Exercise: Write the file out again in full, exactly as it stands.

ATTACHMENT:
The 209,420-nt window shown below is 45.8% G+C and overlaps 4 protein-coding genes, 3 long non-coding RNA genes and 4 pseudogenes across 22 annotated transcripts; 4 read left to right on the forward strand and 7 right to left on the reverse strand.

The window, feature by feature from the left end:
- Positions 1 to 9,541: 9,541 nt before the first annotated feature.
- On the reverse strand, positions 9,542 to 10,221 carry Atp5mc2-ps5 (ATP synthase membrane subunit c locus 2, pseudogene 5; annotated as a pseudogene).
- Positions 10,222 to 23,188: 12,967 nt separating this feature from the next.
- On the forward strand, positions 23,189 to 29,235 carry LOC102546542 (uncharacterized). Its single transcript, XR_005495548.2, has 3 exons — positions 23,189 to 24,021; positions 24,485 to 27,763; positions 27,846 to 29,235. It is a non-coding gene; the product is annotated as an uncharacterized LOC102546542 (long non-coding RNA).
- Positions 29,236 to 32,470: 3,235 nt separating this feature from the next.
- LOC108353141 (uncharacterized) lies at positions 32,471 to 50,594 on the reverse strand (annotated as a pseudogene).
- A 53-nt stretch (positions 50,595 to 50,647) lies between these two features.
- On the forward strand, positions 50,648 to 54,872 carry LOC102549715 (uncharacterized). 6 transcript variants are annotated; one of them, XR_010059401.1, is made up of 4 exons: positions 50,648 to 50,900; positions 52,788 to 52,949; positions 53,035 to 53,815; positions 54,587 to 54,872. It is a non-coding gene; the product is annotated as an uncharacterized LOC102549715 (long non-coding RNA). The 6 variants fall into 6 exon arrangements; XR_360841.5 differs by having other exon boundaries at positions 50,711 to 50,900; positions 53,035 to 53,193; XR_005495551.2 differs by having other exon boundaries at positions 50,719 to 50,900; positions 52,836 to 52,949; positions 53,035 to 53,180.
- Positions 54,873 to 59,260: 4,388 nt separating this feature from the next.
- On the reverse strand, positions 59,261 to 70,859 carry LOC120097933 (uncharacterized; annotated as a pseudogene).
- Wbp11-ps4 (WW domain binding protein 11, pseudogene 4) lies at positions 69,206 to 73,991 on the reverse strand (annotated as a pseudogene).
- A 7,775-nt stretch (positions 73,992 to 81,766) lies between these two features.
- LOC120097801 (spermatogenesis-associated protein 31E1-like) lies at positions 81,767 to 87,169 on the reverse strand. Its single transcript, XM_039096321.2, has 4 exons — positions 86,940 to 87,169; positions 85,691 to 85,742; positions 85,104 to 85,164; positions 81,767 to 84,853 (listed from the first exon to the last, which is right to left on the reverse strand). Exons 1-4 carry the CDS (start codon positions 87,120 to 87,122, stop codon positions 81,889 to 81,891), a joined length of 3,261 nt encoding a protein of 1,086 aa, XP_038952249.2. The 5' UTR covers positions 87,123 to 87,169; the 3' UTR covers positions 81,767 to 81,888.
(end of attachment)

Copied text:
The 209,420-nt window shown below is 45.8% G+C and overlaps 4 protein-coding genes, 3 long non-coding RNA genes and 4 pseudogenes across 22 annotated transcripts; 4 read left to right on the forward strand and 7 right to left on the reverse strand.

The window, feature by feature from the left end:
- Positions 1 to 9,541: 9,541 nt before the first annotated feature.
- On the reverse strand, positions 9,542 to 10,221 carry Atp5mc2-ps5 (ATP synthase membrane subunit c locus 2, pseudogene 5; annotated as a pseudogene).
- Positions 10,222 to 23,188: 12,967 nt separating this feature from the next.
- On the forward strand, positions 23,189 to 29,235 carry LOC102546542 (uncharacterized). Its single transcript, XR_005495548.2, has 3 exons — positions 23,189 to 24,021; positions 24,485 to 27,763; positions 27,846 to 29,235. It is a non-coding gene; the product is annotated as an uncharacterized LOC102546542 (long non-coding RNA).
- Positions 29,236 to 32,470: 3,235 nt separating this feature from the next.
- LOC108353141 (uncharacterized) lies at positions 32,471 to 50,594 on the reverse strand (annotated as a pseudogene).
- A 53-nt stretch (positions 50,595 to 50,647) lies between these two features.
- On the forward strand, positions 50,648 to 54,872 carry LOC102549715 (uncharacterized). 6 transcript variants are annotated; one of them, XR_010059401.1, is made up of 4 exons: positions 50,648 to 50,900; positions 52,788 to 52,949; positions 53,035 to 53,815; positions 54,587 to 54,872. It is a non-coding gene; the product is annotated as an uncharacterized LOC102549715 (long non-coding RNA). The 6 variants fall into 6 exon arrangements; XR_360841.5 differs by having other exon boundaries at positions 50,711 to 50,900; positions 53,035 to 53,193; XR_005495551.2 differs by having other exon boundaries at positions 50,719 to 50,900; positions 52,836 to 52,949; positions 53,035 to 53,180.
- Positions 54,873 to 59,260: 4,388 nt separating this feature from the next.
- On the reverse strand, positions 59,261 to 70,859 carry LOC120097933 (uncharacterized; annotated as a pseudogene).
- Wbp11-ps4 (WW domain binding protein 11, pseudogene 4) lies at positions 69,206 to 73,991 on the reverse strand (annotated as a pseudogene).
- A 7,775-nt stretch (positions 73,992 to 81,766) lies between these two features.
- LOC120097801 (spermatogenesis-associated protein 31E1-like) lies at positions 81,767 to 87,169 on the reverse strand. Its single transcript, XM_039096321.2, has 4 exons — positions 86,940 to 87,169; positions 85,691 to 85,742; positions 85,104 to 85,164; positions 81,767 to 84,853 (listed from the first exon to the last, which is right to left on the reverse strand). Exons 1-4 carry the CDS (start codon positions 87,120 to 87,122, stop codon positions 81,889 to 81,891), a joined length of 3,261 nt encoding a protein of 1,086 aa, XP_038952249.2. The 5' UTR covers positions 87,123 to 87,169; the 3' UTR covers positions 81,767 to 81,888.